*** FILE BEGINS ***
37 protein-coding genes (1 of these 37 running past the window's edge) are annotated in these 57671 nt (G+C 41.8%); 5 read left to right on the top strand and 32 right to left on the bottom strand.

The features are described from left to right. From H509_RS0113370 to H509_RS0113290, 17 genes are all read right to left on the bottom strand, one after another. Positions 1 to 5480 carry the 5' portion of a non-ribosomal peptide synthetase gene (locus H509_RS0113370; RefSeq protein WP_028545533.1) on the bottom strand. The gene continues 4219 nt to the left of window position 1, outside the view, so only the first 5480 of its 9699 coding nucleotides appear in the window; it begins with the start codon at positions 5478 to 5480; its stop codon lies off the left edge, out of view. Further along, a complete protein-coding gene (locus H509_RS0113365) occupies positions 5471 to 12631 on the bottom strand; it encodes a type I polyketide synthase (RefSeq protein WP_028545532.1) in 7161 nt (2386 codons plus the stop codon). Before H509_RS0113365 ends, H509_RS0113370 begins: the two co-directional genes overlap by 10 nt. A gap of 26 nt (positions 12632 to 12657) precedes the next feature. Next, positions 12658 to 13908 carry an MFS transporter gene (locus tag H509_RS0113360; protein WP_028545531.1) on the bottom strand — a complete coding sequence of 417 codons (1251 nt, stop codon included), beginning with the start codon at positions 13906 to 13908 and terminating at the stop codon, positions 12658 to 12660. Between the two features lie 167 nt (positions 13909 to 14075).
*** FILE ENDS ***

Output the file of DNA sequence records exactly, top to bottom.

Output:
37 protein-coding genes (1 of these 37 running past the window's edge) are annotated in these 57671 nt (G+C 41.8%); 5 read left to right on the top strand and 32 right to left on the bottom strand.

The features are described from left to right. From H509_RS0113370 to H509_RS0113290, 17 genes are all read right to left on the bottom strand, one after another. Positions 1 to 5480 carry the 5' portion of a non-ribosomal peptide synthetase gene (locus H509_RS0113370; RefSeq protein WP_028545533.1) on the bottom strand. The gene continues 4219 nt to the left of window position 1, outside the view, so only the first 5480 of its 9699 coding nucleotides appear in the window; it begins with the start codon at positions 5478 to 5480; its stop codon lies off the left edge, out of view. Further along, a complete protein-coding gene (locus H509_RS0113365) occupies positions 5471 to 12631 on the bottom strand; it encodes a type I polyketide synthase (RefSeq protein WP_028545532.1) in 7161 nt (2386 codons plus the stop codon). Before H509_RS0113365 ends, H509_RS0113370 begins: the two co-directional genes overlap by 10 nt. A gap of 26 nt (positions 12632 to 12657) precedes the next feature. Next, positions 12658 to 13908 carry an MFS transporter gene (locus tag H509_RS0113360; protein WP_028545531.1) on the bottom strand — a complete coding sequence of 417 codons (1251 nt, stop codon included), beginning with the start codon at positions 13906 to 13908 and terminating at the stop codon, positions 12658 to 12660. Between the two features lie 167 nt (positions 13909 to 14075).